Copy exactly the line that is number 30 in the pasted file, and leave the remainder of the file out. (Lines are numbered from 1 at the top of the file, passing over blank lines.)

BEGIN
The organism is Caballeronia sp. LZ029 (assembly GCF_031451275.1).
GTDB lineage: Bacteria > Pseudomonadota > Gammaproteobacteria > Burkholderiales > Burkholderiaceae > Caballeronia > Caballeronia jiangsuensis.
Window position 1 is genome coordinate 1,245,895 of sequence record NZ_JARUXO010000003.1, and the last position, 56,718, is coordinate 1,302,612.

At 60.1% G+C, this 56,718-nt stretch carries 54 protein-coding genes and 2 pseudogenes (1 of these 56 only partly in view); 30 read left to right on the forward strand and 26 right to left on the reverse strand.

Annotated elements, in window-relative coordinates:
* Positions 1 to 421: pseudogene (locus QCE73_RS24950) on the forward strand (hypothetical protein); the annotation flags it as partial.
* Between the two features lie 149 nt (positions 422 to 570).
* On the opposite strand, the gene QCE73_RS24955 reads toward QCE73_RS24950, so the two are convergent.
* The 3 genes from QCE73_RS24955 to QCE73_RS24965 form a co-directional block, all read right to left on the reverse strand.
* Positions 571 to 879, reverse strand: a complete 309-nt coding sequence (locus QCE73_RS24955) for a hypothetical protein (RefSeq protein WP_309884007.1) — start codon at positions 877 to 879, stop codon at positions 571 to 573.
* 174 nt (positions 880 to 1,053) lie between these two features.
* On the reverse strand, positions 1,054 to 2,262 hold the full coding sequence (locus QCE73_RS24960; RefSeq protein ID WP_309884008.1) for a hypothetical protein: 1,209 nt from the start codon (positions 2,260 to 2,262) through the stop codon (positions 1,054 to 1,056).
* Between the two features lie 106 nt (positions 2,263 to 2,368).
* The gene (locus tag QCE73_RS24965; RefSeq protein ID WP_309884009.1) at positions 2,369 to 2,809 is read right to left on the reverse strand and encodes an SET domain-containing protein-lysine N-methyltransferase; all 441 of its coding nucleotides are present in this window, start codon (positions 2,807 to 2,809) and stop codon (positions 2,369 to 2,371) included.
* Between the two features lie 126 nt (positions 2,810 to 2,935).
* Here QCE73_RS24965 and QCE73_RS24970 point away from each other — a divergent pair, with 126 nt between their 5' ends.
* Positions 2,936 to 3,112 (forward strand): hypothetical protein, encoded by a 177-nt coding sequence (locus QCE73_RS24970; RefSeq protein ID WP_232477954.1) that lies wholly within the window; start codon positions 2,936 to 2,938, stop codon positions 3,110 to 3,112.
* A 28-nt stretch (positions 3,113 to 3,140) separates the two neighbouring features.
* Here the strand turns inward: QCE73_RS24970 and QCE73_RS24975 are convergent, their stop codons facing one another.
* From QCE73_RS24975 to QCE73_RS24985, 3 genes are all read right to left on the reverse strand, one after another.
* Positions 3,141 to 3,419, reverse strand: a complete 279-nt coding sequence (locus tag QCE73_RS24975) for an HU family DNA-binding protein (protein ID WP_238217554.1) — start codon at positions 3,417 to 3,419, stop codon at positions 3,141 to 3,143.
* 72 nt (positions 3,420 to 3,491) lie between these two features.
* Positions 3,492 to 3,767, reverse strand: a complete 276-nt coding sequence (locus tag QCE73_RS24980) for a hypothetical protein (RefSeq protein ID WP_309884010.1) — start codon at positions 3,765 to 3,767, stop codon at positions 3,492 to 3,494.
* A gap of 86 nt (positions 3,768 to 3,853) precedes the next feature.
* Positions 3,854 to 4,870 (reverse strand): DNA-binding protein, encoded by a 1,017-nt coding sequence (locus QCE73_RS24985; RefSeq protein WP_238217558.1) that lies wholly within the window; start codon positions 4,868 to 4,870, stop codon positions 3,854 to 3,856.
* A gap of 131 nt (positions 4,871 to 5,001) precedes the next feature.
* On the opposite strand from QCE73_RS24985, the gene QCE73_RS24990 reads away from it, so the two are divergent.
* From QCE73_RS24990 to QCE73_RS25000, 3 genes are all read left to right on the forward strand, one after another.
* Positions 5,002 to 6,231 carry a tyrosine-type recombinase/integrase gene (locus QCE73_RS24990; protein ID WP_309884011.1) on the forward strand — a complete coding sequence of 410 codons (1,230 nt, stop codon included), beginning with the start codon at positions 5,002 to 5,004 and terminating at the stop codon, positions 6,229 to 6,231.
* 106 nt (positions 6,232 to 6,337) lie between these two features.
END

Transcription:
* 106 nt (positions 6,232 to 6,337) lie between these two features.